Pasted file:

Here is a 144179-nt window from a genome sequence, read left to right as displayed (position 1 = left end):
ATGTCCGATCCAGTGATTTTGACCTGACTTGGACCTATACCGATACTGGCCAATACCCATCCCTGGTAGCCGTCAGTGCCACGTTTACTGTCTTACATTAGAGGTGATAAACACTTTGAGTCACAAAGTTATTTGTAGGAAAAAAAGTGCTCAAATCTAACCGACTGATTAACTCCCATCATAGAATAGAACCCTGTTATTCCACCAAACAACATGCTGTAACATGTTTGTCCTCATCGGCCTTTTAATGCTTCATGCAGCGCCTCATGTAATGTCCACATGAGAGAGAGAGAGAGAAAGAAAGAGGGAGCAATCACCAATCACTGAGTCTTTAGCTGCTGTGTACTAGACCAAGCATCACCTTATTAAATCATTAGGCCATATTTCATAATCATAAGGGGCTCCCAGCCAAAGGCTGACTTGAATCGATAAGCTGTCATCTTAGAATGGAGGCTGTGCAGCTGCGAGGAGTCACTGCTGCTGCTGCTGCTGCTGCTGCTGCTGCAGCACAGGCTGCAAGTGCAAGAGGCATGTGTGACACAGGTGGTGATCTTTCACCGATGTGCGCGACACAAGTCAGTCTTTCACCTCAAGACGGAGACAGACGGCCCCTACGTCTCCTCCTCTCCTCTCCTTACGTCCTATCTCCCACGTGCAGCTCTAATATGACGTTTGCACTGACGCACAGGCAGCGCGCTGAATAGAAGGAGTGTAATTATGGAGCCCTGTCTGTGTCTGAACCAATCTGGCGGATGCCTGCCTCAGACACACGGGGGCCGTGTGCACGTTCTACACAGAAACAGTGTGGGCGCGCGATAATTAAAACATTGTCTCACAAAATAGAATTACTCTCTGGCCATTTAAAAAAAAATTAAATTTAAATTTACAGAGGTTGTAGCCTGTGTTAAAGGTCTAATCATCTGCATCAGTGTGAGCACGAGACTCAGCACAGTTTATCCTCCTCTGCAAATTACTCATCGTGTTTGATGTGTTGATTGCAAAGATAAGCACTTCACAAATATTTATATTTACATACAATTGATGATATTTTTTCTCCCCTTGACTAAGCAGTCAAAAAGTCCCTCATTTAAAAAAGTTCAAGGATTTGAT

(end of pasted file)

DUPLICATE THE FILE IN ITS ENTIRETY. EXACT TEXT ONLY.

Here is a 144179-nt window from a genome sequence, read left to right as displayed (position 1 = left end):
ATGTCCGATCCAGTGATTTTGACCTGACTTGGACCTATACCGATACTGGCCAATACCCATCCCTGGTAGCCGTCAGTGCCACGTTTACTGTCTTACATTAGAGGTGATAAACACTTTGAGTCACAAAGTTATTTGTAGGAAAAAAAGTGCTCAAATCTAACCGACTGATTAACTCCCATCATAGAATAGAACCCTGTTATTCCACCAAACAACATGCTGTAACATGTTTGTCCTCATCGGCCTTTTAATGCTTCATGCAGCGCCTCATGTAATGTCCACATGAGAGAGAGAGAGAGAAAGAAAGAGGGAGCAATCACCAATCACTGAGTCTTTAGCTGCTGTGTACTAGACCAAGCATCACCTTATTAAATCATTAGGCCATATTTCATAATCATAAGGGGCTCCCAGCCAAAGGCTGACTTGAATCGATAAGCTGTCATCTTAGAATGGAGGCTGTGCAGCTGCGAGGAGTCACTGCTGCTGCTGCTGCTGCTGCTGCTGCTGCAGCACAGGCTGCAAGTGCAAGAGGCATGTGTGACACAGGTGGTGATCTTTCACCGATGTGCGCGACACAAGTCAGTCTTTCACCTCAAGACGGAGACAGACGGCCCCTACGTCTCCTCCTCTCCTCTCCTTACGTCCTATCTCCCACGTGCAGCTCTAATATGACGTTTGCACTGACGCACAGGCAGCGCGCTGAATAGAAGGAGTGTAATTATGGAGCCCTGTCTGTGTCTGAACCAATCTGGCGGATGCCTGCCTCAGACACACGGGGGCCGTGTGCACGTTCTACACAGAAACAGTGTGGGCGCGCGATAATTAAAACATTGTCTCACAAAATAGAATTACTCTCTGGCCATTTAAAAAAAAATTAAATTTAAATTTACAGAGGTTGTAGCCTGTGTTAAAGGTCTAATCATCTGCATCAGTGTGAGCACGAGACTCAGCACAGTTTATCCTCCTCTGCAAATTACTCATCGTGTTTGATGTGTTGATTGCAAAGATAAGCACTTCACAAATATTTATATTTACATACAATTGATGATATTTTTTCTCCCCTTGACTAAGCAGTCAAAAAGTCCCTCATTTAAAAAAGTTCAAGGATTTGAT